Fascinating talk coming to Tenby Museum

Posted by Tenby Museum on Jun 30, 2019 Blog, Event Archive No Comments

On Saturday 20 July Tenby Museum & Art Gallery, in conjunction with the History Shed Experience, is fortunate to have Tony Penrose giving a double talk at the museum. Tony is son of renowned photographer Lee Miller.

The talks are entitled Lee Miller & Dylan Thomas and Lee Miller: Women At War.

Lee Miller first met Dylan Thomas during the Blitz. She had arrived in London to be with Roland Penrose in 1939 and lived with him in his house in Downshire Hill, Hampstead. Thomas was a frequent visitor, having known Penrose more than a decade. In 1936 he was present at the opening of the First International Surrealist Exhibition and was a well-known attender of openings at Penrose’s London Gallery. The friendship continued and in December 1946 she photographed him for Vogue magazine. Later in 1950 Thomas was to play the role of ‘Onion’ in Desire Caught By The Tail, a play by Pablo Picasso, translated and produced by Penrose. This is the charming story of a Thomas’s little known intersection with the world of the surrealists, a world he enjoyed although he was known to reject some of the movement’s underlying ideas.

Lee Miller, Surrealist photographer, fashion model and photographer of fashion is thought to have become the only woman combat photographer with the allied infantry in Europe during WW II covering the Blitz to the allied invasion and advance across Europe to the grim aftermath of the post-war years in Austria, Hungary and Romania. For Miller a woman at war was any woman caught in the madness called war. We see the true professionalism of the WRNS, ATS, WRVS, the Land Army girls and the housewives struggling along the street with pots of water after the water main was destroyed in the Blitz. We see the quiet heroism of nurses working round the clock in field hospitals, and the humiliation of shaven headed French girls accused of having German boyfriends. She confronts us with the women holocaust survivors, and the freed slave labourers. The soignée of couture contrasts indelibly with the destitution of refugees. Her style is up-close, personal, sometimes tender and often angry. Miller herself was a woman at war. This is also her own story.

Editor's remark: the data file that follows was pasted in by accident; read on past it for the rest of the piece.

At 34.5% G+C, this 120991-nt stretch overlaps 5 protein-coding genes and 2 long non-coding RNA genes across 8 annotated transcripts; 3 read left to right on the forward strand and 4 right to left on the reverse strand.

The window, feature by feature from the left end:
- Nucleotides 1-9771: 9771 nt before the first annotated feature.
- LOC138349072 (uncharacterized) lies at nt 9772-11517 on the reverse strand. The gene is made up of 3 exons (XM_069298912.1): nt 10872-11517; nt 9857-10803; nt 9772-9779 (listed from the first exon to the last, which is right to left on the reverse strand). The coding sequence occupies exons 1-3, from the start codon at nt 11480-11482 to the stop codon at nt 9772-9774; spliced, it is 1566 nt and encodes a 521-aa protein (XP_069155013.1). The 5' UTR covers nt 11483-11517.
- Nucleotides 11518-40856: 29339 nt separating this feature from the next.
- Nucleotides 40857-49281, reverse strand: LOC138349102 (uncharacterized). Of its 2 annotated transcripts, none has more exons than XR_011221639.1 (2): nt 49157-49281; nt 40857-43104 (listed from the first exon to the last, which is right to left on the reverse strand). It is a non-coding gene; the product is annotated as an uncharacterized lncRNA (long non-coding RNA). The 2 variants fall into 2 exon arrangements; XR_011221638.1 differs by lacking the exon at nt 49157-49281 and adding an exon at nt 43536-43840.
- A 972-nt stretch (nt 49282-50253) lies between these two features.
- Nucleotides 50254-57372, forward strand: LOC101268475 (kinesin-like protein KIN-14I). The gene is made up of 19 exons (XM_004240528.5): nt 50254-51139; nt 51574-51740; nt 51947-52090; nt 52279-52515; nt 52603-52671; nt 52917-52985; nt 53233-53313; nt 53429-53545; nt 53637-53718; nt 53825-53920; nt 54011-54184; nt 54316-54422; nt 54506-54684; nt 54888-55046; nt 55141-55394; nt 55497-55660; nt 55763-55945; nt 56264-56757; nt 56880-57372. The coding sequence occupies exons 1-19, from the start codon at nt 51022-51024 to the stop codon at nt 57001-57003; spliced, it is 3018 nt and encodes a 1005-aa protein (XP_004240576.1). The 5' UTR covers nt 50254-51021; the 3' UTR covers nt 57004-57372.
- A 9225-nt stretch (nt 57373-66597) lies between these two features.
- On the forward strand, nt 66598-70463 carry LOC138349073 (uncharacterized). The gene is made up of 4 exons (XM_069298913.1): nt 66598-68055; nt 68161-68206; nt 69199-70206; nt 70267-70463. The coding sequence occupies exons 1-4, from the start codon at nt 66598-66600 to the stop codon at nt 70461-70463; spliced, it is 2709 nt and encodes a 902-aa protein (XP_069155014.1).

The talk starts at 6.30 and the event runs until 8.30. Tickets are extremely limited and cost £10 (£8 for Friends of the Museum). To book please contact the museum on 01834 842809 or via email info@tenbymuseum.org.uk